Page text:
A Green “Gold” Standard

EMU’s newest dorm Cedarwood is the first dorm in Virginia to receive “gold” certification in Leadership in Energy and Environmental Design (LEED), one of the highest environmental standards for construction. It’s one of just 33 dorms nationwide to achieve gold.

With U.S. buildings responsible for 39 percent of carbon dioxide emissions, 40 percent of energy consumption and 13 percent of water consumption in our country, Cedarwood is helping to reverse those statistics.

Cedarwood in action

“Mennonites have always felt we should be stewards of God’s creation, so I think it’s a positive way for EMU to show its appreciation for the Earth.”

Philip Martin,
Cedarwood resident and environmental sustainability, music performance major

Cedarwood uses extensive natural lighting; flooring made of recycled and natural materials; a bioretention filtration system to manage rainwater runoff; a bike shed with a “green” landscaped roof; and native landscaping around the building itself. Nearby are edible landscaping patches, harvested at different times for use in the campus dining hall.

Environmentally friendly bathroom facilities use different amounts of water for different types of waste. Pull the lever up for liquid, down for solid. Cool, say students who live there.

Made of natural or recycled materials, Cedarwood was even constructed with portions of the old residence hall Oakwood, which stood on the same ground and was demolished just weeks before Cedarwood construction began.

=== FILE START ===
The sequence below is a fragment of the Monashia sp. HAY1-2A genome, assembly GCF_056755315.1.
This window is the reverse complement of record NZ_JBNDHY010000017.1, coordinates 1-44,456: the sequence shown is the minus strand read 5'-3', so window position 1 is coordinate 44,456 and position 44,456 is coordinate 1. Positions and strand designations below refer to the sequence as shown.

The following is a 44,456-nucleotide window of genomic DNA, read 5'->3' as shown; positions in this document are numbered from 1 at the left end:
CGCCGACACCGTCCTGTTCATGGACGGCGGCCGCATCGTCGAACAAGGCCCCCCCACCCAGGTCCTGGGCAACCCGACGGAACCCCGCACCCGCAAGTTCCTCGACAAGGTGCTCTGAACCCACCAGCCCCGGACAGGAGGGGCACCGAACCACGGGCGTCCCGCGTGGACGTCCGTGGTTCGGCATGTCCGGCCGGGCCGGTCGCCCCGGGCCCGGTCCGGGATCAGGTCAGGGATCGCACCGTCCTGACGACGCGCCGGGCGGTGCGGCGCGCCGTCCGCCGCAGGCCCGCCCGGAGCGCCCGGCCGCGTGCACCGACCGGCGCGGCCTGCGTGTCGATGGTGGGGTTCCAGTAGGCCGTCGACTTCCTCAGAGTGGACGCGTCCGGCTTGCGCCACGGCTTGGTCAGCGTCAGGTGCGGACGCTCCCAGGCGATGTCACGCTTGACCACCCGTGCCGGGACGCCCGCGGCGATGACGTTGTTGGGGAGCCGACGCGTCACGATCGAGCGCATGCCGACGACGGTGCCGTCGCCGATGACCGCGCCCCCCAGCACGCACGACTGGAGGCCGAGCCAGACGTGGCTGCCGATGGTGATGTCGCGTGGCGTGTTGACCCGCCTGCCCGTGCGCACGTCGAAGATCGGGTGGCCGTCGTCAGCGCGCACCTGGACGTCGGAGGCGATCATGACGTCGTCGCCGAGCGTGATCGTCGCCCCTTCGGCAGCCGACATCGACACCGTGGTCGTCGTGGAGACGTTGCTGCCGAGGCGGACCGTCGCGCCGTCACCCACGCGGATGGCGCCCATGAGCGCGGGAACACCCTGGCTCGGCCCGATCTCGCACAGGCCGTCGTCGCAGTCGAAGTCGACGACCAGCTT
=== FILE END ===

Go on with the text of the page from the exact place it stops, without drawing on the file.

Products, adhesives and finishes used in Cedarwood contain no harmful chemicals, according to Eldon Kurtz, director of EMU’s physical plant. “The low-flow water fixtures include shower heads and front-load washing machines,” said Kurtz. “The building was designed to filter storm water from the roof and parking lots to improve quality and reduce the quantity that contributes to stream bank erosion.”

Green roof designed by students

In addition, a green roof on the bike shed is composed of a thick soil base that supports small plants called sedums.

“The concept of a green roof is pretty neat," said Andrew Derstine, a 2011 business administration graduate. “When I own a house, I want to put one on my garage.”

Derstine, along with the help of Kishbaugh, installed the roof on the shed after a green design course. Green roofs aid with water run-off, insulation and increase the overall life of the roof, according to Derstine.

Community, fellowship and stewardship

Cedarwood is also geared toward community and fellowship. Large lounge areas on each floor make it great for watching movies, hanging out with friends, discussion groups, and Bible studies.

Big, well-lit kitchen spaces make for fun times preparing meals and just spending time together. EMU chemistry professor Tara Kishbaugh leads a break-baking workshop in the second-floor kitchen during Food & Farming Week each fall.

Cedarwood emphasizes stewardship of God’s creation, a core value of EMU and a long-held focus of Mennonites and Anabaptists.

In 2010, EMU installed the largest solar deployment in Virginia, with 328 photovoltaic panels on its library roof. Other EMU efforts on behalf of the environment include:

  • tray-free dining hall (saves water and food)
  • use of a bicycle-pulled trailer to collect recylables
  • biofiltration beds to protect a stream that feeds the Chesapeake Bay
  • composting of dining hall waste
  • campus landscaping with edible vegetation.

Learn more about Cedarwood and sustainability on campus